The days are governed by skies, wind, ice and yet another splendid meal. A stunning clear morning is prime time for zodiac cruises around a glacier-rimmed bay,
past see-through arches carved in blue ice and confetti-like cubes strewn across the water. An unexpected apparition appears on the horizon: a Viking boat manned by two spike-helmeted Hagars. Patrik, the Swedish hotel manager, has arrived to serve us a surprise potion of hot chocolate, laced with a choice of schnapps or whiskey.
The fine weather continues; by afternoon, the temps have reached the 40s – too warm even for our fake-fur-lined parkas. Down-style jackets offer enough warmth for an hour of kayaking around the windless bay, trying to catch a photo of porpoising penguins and going close as we dare to the cerulean berg that oddly resembles the Grand Canyon. There’s time still for a visit to an old whaling station, long commandeered by wildlife. Gentoo penguins march along paths in the snow
from rookery to sea. The occasional skua lands in a rookery, trying to snag an egg. The penguins squawk madly and close ranks. A pod of Weddell seals snooze near the coast.
This fine afternoon, our expedition leader decides, is the perfect opportunity for the polar plunge. This is exactly what it sounds like – a leap into the frigid sea. The adventurous and foolish gather in the mud room – our usual staging place for Zodiac tours and shore visits – but this time without any clothing heavier than bathrobes. The appropriate attire for a plunge is a matter of individual choice; some are in shorts and Ts, others in bathing suits. The previous cruise, we learn, a guest has gone into the water in his tighty whities … a vision alarming enough to cause staff amazement weeks later.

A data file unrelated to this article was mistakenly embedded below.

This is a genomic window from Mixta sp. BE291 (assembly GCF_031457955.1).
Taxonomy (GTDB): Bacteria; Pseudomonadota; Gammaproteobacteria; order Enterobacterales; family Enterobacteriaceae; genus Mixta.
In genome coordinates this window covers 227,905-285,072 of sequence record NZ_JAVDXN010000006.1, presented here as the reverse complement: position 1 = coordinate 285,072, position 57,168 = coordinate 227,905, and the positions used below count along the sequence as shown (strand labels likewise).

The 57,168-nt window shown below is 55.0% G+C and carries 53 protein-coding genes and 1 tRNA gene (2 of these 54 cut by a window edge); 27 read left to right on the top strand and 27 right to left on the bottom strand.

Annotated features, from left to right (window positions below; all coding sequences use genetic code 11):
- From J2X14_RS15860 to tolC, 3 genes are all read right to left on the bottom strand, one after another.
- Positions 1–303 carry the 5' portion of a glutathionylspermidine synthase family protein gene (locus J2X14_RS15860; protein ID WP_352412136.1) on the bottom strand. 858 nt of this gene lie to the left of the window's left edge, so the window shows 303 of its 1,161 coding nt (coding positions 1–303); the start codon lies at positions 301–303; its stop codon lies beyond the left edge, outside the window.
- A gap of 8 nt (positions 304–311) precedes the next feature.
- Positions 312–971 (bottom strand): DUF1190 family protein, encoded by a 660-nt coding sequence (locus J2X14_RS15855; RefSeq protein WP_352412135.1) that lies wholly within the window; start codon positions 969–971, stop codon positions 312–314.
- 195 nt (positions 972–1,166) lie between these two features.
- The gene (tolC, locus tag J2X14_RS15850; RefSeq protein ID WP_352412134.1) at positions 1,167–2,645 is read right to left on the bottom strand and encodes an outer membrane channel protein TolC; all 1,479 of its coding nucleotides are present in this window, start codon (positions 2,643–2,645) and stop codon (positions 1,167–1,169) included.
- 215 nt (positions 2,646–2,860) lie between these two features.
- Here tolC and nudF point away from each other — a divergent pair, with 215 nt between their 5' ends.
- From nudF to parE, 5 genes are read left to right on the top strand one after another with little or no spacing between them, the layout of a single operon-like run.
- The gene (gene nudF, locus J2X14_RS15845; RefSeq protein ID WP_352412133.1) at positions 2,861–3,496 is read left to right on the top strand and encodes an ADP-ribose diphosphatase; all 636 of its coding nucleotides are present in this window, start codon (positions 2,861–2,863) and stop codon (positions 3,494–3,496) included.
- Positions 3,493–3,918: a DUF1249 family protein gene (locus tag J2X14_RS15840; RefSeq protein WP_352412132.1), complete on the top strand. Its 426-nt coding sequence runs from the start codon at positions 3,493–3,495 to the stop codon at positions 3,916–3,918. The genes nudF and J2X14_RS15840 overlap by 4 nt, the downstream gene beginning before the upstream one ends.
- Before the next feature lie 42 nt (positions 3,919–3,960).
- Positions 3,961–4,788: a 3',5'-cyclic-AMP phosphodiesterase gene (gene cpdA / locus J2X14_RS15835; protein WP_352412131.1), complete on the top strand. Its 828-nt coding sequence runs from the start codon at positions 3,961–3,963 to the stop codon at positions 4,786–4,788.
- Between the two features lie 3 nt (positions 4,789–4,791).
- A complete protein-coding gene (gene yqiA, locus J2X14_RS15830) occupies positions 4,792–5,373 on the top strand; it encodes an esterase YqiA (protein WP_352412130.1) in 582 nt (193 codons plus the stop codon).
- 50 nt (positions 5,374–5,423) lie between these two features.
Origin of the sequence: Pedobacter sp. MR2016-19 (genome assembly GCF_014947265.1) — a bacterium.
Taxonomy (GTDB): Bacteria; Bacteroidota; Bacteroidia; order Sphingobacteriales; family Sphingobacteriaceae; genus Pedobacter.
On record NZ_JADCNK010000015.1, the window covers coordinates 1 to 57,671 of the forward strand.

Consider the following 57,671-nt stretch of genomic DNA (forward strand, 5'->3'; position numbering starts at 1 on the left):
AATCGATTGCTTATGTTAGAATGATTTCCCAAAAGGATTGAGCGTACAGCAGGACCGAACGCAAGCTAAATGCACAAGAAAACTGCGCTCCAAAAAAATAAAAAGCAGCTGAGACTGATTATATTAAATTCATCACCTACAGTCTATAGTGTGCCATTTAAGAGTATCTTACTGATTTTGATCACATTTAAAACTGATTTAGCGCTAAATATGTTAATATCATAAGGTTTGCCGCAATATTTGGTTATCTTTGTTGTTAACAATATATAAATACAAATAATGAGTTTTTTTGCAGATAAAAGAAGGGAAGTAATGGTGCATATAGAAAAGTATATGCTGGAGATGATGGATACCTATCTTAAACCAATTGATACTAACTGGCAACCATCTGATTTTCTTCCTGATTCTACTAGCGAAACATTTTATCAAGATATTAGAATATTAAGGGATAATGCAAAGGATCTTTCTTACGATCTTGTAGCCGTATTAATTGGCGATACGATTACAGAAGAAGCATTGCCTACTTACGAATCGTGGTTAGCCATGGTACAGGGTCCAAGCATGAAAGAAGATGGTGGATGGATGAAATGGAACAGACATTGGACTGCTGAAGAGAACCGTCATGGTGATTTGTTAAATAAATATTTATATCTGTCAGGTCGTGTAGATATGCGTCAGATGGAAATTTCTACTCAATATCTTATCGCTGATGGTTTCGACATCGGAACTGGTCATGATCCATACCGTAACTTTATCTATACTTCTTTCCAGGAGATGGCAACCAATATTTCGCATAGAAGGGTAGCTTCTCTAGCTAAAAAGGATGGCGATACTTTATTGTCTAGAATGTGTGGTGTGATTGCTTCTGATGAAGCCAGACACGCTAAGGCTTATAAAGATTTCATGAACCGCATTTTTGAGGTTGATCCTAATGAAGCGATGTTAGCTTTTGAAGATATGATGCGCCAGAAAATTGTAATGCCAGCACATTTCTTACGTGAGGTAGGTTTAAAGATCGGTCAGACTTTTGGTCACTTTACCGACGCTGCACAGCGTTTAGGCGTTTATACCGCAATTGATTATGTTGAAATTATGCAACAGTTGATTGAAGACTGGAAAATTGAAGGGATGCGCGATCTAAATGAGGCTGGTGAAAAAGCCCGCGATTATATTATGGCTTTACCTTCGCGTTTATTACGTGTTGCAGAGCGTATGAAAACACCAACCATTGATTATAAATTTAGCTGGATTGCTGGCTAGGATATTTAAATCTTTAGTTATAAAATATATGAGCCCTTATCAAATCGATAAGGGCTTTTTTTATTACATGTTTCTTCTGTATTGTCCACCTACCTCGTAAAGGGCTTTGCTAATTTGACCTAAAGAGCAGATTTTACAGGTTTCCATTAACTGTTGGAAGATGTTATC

The mud room has turned into a dance party of sorts. Patrik, the hotel manager, has revved up the tunes. The line to the kayaking platform from which we will plunge moves quickly, leaving little time for second thoughts. Down the steps, off the edge, into the sea – YOW! – and you’re quickly pulled out, then wrapped in a towel by the ship’s doctor, who stays close at hand.
Unlike the usual cold-weather swim when the water is warmer than air, in this case the water is at 30 degrees, with the air somewhat warmer. A shot of schnapps resets the circulation.